Select Page

How to Solve Python TypeError: object of type ‘NoneType’ has no len()

by | Programming, Python, Tips

This error occurs when you pass a None value to a len() function call. NoneType objects are returned by functions that do not return anything and do not have a length.

You can solve the error by only passing iterable objects to the len() function. Also, ensure that you do not assign the output from a function that works in-place like sort() to the variable name for an iterable object, as this will override the original object with a None value

In this tutorial, we will explore the causes of this error with code examples, and you will learn how to solve the error in your code.


TypeError: object of type ‘NoneType’ has no len()

We raise a Python TypeError when attempting to perform an illegal operation for a specific type. In this case, the type is NoneType.

The part ‘has no len()‘ tells us the map object does not have a length, and therefore len() is an illegal operation for the NoneType object.

Retrieving the length of an object is only suitable for iterable objects, like a list or a tuple.

The len() method implicitly calls the dunder method __len__() which returns a positive integer representing the length of the object on which it is called. All iterable objects have __len__ as an attribute. Let’s check if __len__ is in the list of attributes for an NoneType object and a list object using the built-in dir() method.

def hello_world():
    print('Hello World')

print(type(hello_world())
print('__len__' in dir(hello_world())
Hello World
<class 'NoneType'>
Hello World
False

We can see that __len__ is not present in the attributes of the NoneType object.

lst = ["football", "rugby", "tennis"]

print(type(lst))

print('__len__' in dir(lst))
<class 'list'>
True

We can see that __len__ is present in the attributes of the list object.

Example #1: Reassigning a List with a Built-in Function

Let’s write a program that sorts a list of dictionaries of fundamental particles. We will sort the list in ascending order of the particle mass. The list will look as follows:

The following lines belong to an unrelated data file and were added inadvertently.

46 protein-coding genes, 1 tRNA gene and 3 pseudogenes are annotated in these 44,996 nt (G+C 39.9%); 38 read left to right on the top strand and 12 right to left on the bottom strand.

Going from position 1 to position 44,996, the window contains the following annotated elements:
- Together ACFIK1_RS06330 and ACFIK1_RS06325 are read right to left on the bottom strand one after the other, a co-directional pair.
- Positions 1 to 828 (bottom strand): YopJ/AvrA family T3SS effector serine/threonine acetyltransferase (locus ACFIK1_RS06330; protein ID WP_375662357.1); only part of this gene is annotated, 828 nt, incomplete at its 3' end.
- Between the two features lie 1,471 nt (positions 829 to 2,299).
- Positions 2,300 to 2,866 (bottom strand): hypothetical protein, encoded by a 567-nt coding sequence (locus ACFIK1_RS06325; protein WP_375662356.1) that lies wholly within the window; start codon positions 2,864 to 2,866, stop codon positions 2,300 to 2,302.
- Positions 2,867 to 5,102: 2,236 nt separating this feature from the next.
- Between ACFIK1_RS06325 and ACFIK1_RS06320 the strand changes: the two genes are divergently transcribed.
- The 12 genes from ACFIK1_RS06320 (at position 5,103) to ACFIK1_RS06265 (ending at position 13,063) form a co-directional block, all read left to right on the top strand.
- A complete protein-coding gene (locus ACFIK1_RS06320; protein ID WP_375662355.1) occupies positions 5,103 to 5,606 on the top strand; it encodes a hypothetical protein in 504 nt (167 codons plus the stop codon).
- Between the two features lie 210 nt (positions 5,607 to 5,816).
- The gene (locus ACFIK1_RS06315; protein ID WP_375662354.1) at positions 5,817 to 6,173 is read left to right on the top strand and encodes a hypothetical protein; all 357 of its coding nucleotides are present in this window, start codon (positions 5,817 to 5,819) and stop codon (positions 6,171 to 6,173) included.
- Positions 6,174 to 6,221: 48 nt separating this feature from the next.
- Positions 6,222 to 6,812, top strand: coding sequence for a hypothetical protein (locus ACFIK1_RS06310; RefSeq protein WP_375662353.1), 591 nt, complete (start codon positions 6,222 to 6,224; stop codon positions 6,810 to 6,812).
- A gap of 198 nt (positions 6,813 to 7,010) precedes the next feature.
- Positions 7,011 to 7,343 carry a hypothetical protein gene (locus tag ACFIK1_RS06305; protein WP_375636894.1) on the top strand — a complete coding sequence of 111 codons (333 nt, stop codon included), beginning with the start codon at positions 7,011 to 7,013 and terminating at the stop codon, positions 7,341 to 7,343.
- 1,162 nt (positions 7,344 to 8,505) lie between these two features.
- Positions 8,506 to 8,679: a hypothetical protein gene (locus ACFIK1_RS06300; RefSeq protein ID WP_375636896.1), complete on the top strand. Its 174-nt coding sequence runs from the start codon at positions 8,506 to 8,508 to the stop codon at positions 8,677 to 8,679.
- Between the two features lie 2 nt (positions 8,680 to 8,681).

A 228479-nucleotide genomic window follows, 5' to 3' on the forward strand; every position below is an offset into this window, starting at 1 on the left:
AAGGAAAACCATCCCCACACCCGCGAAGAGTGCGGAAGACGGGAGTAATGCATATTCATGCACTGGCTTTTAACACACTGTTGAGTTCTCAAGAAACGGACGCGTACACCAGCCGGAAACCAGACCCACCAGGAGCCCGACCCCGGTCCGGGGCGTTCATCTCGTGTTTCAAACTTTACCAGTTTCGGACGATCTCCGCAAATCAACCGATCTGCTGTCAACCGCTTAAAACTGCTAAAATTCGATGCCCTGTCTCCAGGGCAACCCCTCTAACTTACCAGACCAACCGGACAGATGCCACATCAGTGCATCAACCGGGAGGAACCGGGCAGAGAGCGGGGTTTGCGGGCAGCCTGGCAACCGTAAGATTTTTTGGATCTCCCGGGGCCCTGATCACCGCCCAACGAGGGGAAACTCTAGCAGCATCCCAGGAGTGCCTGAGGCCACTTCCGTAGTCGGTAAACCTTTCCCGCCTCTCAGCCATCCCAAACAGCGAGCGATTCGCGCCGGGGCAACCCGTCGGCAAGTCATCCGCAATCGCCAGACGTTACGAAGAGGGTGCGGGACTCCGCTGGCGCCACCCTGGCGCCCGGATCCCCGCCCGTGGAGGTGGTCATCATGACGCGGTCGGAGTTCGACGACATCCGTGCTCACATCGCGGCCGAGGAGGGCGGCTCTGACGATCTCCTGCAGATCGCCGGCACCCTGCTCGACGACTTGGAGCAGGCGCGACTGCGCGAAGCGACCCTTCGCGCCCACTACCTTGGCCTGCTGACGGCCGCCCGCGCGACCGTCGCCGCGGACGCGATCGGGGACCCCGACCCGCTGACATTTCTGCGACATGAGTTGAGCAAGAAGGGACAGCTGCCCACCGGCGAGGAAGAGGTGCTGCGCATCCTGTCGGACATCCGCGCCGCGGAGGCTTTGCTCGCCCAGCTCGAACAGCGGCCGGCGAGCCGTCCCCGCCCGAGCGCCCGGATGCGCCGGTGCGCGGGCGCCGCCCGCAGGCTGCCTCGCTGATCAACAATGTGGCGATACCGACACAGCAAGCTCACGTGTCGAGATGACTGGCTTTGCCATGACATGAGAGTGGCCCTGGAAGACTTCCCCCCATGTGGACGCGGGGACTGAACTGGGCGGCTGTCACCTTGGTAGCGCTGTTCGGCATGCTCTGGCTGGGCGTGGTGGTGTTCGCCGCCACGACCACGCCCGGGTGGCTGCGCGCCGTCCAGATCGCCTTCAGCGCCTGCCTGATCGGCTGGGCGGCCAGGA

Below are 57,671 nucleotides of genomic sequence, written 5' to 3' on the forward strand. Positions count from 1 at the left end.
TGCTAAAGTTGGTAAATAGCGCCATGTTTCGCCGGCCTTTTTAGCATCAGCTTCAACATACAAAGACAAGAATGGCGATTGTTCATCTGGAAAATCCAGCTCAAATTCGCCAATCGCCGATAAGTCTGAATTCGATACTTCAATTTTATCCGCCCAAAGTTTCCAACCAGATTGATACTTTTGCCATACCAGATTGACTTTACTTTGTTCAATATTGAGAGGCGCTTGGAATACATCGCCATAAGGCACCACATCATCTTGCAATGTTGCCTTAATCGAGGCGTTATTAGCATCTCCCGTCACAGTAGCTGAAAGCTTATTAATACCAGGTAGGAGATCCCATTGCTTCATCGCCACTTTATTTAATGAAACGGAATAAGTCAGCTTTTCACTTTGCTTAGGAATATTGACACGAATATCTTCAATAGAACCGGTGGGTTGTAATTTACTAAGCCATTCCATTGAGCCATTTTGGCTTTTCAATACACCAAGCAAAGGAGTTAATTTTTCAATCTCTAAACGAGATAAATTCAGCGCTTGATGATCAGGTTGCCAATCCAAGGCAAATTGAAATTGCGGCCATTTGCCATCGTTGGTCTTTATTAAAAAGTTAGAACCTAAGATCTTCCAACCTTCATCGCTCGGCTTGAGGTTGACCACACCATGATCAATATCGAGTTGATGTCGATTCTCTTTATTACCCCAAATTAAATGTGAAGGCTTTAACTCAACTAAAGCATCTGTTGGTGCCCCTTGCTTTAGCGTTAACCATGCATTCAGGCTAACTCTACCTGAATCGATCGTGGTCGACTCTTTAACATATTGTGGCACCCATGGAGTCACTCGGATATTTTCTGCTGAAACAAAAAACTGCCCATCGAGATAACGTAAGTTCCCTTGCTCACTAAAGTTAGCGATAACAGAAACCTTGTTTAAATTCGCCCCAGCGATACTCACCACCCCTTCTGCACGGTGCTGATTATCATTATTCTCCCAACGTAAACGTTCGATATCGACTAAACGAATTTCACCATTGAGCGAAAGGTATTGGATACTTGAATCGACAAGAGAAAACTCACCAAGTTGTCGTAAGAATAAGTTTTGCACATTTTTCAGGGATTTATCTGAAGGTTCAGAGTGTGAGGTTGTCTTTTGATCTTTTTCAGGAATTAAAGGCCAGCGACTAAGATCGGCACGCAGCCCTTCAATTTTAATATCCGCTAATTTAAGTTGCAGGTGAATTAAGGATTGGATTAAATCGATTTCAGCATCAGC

particles = [
    
{"name":"electron", "mass": 0.511},
    {"name":"muon", "mass": 105.66},
    {"name":"tau", "mass": 1776.86},
    {"name":"charm", "mass":1200},
    {"name":"strange", "mass":120}
 ]

Each dictionary contains two keys and values, and one key corresponds to the particle’s name, and the other corresponds to the mass of the particle in MeV. The next step involves using the sort() method to sort the list of particles by their masses.

def particle_sort(p):
     
    return p["mass"]
sorted_particles = particles.sort(key=particle_sort)

The particle_sort function returns the value of “mass” in each dictionary. We use the mass values as the key to sorting the list of dictionaries using the sort() method. Let’s try and print the contents of the original particles list with a for loop:

for p in particles:

    print("{} has a mass of {} MeV".format(p["name"], p["mass"]))

electron has a mass of 0.511 MeV

muon has a mass of 105.66 MeV

strange has a mass of 120 MeV

charm has a mass of 1200 MeV

tau has a mass of 1776.86 MeV

Let’s see what happens when we try to print the length of sorted_particles:

print("There are {} particles in the list".format(len(sorted_particles)))
---------------------------------------------------------------------------
TypeError                                 Traceback (most recent call last)
<ipython-input-57-9b5c6f8e88b6> in <module>
----> 1 print("There are {} particles in the list".format(len(sorted_particles)))
TypeError: object of type 'NoneType' has no len()

Let’s try and print sorted_particles

print(sorted_particles)
None

Solution

To solve this error, we do not assign the result of the sort() method to sorted_particles. If we assign the sort result, it will change the list in place; it will not create a new list. Let’s see what happens if we remove the declaration of sorted_particles and use particles, and then print the ordered list.

particles.sort(key=particle_sort)